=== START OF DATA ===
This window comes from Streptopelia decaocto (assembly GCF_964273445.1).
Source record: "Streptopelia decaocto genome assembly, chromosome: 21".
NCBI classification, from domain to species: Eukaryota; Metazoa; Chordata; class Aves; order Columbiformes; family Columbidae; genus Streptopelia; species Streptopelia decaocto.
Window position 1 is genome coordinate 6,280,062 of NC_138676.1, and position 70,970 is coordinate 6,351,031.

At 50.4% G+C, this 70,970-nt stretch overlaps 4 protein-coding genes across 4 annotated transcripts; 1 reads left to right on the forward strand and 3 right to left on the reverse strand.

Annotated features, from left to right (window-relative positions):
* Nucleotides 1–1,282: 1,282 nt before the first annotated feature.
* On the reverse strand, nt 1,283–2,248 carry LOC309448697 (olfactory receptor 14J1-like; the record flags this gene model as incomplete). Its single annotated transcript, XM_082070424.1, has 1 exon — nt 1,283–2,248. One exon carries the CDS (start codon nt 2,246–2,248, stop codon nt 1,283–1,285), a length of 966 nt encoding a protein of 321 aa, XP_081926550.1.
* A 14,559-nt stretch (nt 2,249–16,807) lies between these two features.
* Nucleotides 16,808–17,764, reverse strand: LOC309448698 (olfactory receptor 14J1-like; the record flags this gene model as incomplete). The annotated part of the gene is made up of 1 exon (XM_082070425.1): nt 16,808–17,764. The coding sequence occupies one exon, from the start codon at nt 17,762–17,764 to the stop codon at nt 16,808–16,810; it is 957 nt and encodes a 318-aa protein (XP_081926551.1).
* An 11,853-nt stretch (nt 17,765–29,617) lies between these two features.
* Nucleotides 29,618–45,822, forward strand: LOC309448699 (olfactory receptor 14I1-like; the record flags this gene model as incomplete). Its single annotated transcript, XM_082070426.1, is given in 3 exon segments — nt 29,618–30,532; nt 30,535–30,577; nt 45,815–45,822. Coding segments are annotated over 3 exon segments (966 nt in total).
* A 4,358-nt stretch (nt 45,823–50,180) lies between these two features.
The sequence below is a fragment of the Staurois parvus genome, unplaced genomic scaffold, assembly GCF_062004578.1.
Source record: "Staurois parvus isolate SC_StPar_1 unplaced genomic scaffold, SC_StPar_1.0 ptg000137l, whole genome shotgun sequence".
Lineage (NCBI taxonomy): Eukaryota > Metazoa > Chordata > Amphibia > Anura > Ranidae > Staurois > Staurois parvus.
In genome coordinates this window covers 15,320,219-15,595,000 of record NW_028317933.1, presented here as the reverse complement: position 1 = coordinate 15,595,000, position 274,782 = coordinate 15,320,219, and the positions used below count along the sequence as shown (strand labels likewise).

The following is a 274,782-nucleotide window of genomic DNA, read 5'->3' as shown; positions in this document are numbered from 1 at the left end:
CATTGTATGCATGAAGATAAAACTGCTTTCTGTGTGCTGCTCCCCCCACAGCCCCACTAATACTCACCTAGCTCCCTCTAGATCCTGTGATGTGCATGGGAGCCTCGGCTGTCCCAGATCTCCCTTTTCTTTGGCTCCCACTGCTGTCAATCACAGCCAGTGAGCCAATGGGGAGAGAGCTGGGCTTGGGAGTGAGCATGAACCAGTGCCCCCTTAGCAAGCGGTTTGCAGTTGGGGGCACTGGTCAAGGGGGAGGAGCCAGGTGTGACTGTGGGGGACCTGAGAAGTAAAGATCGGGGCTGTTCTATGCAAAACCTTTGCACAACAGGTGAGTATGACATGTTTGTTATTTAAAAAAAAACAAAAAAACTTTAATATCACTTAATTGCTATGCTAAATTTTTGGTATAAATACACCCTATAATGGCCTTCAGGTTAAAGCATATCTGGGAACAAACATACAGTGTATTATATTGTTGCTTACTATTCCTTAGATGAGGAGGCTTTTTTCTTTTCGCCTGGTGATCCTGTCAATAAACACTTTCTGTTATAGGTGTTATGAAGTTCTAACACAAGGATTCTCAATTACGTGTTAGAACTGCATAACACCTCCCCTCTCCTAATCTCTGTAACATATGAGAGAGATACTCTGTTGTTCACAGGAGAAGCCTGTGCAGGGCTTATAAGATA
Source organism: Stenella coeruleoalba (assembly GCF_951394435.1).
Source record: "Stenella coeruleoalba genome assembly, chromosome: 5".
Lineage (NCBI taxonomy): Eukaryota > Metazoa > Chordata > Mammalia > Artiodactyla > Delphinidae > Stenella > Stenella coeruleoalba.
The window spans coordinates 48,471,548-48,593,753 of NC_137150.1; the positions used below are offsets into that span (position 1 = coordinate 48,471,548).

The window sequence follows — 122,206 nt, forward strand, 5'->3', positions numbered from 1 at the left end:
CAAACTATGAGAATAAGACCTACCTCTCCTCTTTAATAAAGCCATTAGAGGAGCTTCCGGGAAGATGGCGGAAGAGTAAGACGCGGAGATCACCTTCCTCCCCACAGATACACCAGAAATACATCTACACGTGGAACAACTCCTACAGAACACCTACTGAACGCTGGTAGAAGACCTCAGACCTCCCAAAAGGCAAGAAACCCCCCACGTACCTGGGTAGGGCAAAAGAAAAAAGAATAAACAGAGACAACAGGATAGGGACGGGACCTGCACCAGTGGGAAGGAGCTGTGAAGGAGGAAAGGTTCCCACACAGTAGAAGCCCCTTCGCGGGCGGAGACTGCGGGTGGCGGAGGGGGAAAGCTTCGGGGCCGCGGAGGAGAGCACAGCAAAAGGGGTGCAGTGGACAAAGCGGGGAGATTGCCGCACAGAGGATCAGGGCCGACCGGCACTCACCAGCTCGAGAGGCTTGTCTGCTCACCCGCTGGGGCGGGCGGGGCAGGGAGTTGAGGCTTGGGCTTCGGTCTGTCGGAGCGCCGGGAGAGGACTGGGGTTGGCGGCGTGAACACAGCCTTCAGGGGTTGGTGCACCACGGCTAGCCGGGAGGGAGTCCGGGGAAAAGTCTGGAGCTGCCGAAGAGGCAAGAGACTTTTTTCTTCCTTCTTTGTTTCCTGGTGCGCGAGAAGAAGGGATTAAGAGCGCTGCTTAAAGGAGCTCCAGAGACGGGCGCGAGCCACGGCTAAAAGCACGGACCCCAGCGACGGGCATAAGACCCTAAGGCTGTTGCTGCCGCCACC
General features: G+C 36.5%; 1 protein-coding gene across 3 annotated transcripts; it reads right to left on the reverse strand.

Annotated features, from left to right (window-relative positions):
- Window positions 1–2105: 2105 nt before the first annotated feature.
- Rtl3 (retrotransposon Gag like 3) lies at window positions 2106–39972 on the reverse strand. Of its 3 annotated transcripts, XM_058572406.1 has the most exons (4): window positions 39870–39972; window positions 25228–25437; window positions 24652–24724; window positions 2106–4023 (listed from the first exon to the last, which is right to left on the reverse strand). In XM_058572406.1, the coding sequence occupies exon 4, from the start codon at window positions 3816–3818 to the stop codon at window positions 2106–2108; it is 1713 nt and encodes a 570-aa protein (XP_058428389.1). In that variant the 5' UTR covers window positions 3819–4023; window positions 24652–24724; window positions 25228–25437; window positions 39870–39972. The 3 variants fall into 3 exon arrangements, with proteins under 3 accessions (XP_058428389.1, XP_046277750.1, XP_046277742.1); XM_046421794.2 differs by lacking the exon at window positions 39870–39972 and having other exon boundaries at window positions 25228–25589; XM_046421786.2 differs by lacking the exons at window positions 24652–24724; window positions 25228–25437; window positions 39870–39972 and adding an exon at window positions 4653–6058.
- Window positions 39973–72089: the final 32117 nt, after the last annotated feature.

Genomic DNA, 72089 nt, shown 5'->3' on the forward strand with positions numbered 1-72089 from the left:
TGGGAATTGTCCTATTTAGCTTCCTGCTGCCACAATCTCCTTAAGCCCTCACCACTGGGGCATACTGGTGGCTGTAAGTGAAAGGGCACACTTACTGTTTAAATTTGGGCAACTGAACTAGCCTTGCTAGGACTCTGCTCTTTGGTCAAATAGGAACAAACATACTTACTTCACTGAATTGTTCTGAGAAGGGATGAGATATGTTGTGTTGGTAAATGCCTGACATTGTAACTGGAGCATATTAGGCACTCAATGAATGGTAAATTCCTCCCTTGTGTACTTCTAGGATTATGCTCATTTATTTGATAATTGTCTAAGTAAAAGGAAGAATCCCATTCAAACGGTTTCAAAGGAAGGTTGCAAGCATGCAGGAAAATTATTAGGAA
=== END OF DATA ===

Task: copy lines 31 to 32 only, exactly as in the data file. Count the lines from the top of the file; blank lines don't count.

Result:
Genomic DNA, 72089 nt, shown 5'->3' on the forward strand with positions numbered 1-72089 from the left:
TGGGAATTGTCCTATTTAGCTTCCTGCTGCCACAATCTCCTTAAGCCCTCACCACTGGGGCATACTGGTGGCTGTAAGTGAAAGGGCACACTTACTGTTTAAATTTGGGCAACTGAACTAGCCTTGCTAGGACTCTGCTCTTTGGTCAAATAGGAACAAACATACTTACTTCACTGAATTGTTCTGAGAAGGGATGAGATATGTTGTGTTGGTAAATGCCTGACATTGTAACTGGAGCATATTAGGCACTCAATGAATGGTAAATTCCTCCCTTGTGTACTTCTAGGATTATGCTCATTTATTTGATAATTGTCTAAGTAAAAGGAAGAATCCCATTCAAACGGTTTCAAAGGAAGGTTGCAAGCATGCAGGAAAATTATTAGGAA